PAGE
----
Breaking News: Speaker John A. Boehner will resign from Congress at the end of October, aides say http://t.co/xNxxzwFxkQ
— The New York Times (@nytimes) September 25, 2015
I wonder if this has anything to do with his rift with others on the right — in particular, the pressure from the far right to shut down the government in order to defund Planned Parenthood.
Boehner is also facing two difficult, and interrelated, challenges right now: many House Republicans want to shut the government down over defunding Planned Parenthood, and some House conservatives want to use an unusual parliamentary maneuver to launch a coup against Boehner. The problem for Boehner is that a shutdown would likely be a disaster for the Republican Party, but stopping a shutdown would make a coup against him more likely to succeed.
In a statement to reporters, a Boehner spokesman said:
Speaker Boehner believes that the first job of any Speaker is to protect this institution and, as we saw yesterday with the Holy Father, it is the one thing that unites and inspires us all.
The Speaker’s plan was to serve only through the end of last year. Leader Cantor’s loss in his primary changed that calculation.
The Speaker believes putting members through prolonged leadership turmoil would do irreparable damage to the institution.
He is proud of what this majority has accomplished, and his Speakership, but for the good of the Republican Conference and the institution, he will resign the Speakership and his seat in Congress, effective October 30.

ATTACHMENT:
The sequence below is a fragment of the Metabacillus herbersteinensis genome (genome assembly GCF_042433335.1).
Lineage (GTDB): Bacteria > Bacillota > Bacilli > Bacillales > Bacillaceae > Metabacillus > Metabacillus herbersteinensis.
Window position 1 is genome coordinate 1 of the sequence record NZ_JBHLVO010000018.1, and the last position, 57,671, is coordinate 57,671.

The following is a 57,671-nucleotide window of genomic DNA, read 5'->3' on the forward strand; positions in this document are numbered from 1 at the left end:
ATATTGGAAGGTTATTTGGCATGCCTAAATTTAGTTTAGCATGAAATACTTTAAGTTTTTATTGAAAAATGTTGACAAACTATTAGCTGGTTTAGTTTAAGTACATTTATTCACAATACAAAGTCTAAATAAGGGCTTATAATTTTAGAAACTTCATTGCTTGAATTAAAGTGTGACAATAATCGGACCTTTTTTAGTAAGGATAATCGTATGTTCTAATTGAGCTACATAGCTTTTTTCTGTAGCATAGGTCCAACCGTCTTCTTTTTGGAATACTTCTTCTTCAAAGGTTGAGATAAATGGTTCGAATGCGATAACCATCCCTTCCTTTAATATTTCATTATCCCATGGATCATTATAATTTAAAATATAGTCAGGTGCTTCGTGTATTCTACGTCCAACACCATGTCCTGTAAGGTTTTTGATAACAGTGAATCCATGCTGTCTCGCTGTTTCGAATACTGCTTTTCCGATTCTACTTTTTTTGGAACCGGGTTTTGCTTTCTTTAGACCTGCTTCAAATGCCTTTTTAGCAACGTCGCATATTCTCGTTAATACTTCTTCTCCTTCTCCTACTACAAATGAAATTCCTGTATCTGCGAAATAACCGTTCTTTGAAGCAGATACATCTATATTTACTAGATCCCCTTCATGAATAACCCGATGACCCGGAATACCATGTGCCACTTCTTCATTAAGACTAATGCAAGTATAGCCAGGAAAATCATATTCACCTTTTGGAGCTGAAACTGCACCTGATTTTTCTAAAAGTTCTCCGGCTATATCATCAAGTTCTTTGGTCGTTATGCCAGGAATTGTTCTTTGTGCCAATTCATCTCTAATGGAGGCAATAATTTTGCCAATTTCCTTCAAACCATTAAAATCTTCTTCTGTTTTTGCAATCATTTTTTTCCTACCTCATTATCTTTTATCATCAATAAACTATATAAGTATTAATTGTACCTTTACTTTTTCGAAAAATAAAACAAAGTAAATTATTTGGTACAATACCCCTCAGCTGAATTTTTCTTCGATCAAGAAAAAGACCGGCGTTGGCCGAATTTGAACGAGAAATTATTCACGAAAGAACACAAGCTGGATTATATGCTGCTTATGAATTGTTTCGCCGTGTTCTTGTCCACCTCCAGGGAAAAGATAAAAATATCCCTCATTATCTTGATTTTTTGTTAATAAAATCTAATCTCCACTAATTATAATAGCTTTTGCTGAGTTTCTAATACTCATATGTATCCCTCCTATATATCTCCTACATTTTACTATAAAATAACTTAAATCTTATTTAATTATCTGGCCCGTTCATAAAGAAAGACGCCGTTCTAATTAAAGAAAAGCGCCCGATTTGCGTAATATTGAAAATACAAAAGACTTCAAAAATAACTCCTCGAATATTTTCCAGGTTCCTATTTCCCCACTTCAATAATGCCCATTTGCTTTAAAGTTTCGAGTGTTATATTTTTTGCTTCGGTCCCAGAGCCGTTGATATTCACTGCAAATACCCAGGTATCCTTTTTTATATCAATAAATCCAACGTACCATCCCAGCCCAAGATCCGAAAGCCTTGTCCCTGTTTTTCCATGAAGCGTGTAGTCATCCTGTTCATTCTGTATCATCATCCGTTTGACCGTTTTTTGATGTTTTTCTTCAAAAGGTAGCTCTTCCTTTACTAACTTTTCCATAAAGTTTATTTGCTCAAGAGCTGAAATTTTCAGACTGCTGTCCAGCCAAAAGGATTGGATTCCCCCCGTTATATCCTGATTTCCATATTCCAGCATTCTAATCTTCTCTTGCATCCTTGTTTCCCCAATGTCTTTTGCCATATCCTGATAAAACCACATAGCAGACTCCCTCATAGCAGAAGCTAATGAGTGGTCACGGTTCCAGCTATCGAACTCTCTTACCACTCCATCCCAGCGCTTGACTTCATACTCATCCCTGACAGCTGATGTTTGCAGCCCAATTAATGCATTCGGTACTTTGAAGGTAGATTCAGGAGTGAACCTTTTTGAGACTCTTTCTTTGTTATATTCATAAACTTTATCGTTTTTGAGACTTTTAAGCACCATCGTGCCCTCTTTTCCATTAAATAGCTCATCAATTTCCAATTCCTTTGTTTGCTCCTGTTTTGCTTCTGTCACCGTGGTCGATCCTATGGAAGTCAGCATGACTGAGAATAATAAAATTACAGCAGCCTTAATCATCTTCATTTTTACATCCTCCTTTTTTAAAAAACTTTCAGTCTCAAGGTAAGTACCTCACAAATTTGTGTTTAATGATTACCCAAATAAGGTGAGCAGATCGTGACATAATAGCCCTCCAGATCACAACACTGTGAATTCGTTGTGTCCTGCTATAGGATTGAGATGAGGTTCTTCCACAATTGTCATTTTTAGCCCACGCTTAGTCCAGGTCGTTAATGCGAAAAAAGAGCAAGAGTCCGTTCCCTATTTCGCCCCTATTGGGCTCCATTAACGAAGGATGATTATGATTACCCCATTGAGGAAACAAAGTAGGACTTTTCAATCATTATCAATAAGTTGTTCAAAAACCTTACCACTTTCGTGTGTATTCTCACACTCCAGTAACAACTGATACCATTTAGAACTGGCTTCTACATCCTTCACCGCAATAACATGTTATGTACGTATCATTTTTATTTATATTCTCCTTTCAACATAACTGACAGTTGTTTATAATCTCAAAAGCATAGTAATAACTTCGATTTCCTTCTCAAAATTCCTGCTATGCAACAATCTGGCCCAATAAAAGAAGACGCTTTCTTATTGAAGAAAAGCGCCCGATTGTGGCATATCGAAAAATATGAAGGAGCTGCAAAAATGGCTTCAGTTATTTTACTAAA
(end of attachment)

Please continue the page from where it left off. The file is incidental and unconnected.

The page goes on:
That seems a little hasty and thrown together.
I never cared for Boehner, but I respect the fact that he warded off dangerous factions within his party. We are much worse off without him. Whoever replaces him is going to face the same pressures, and is more likely to cave I think. Which means more government shutdowns in Washington (or threats of it) and gridlock.
Rep. Pete King (R-NY) has reacted to the news of Speaker John Boehner’s resignation on Friday by telling Politico reporter John Bresnahan it was a “victory for the crazies.” Yup.
UPDATE: Some blogs are reporting that Boehner wanted out a while ago, but he wanted to bring the Pope to Congress, which he did. He reportedly said last night that after bringing the Pope to Congress, he has “nothing more left to do”. So as to the question of “Did Boehner jump, or was he pushed?”, the best answer seems to be “a little of both.”
UPDATE #2: The conservatives rejoice. Here is video of Rubio announcing the resignation at the Value Voters Summit this morning:
— CSPAN (@cspan) September 25, 2015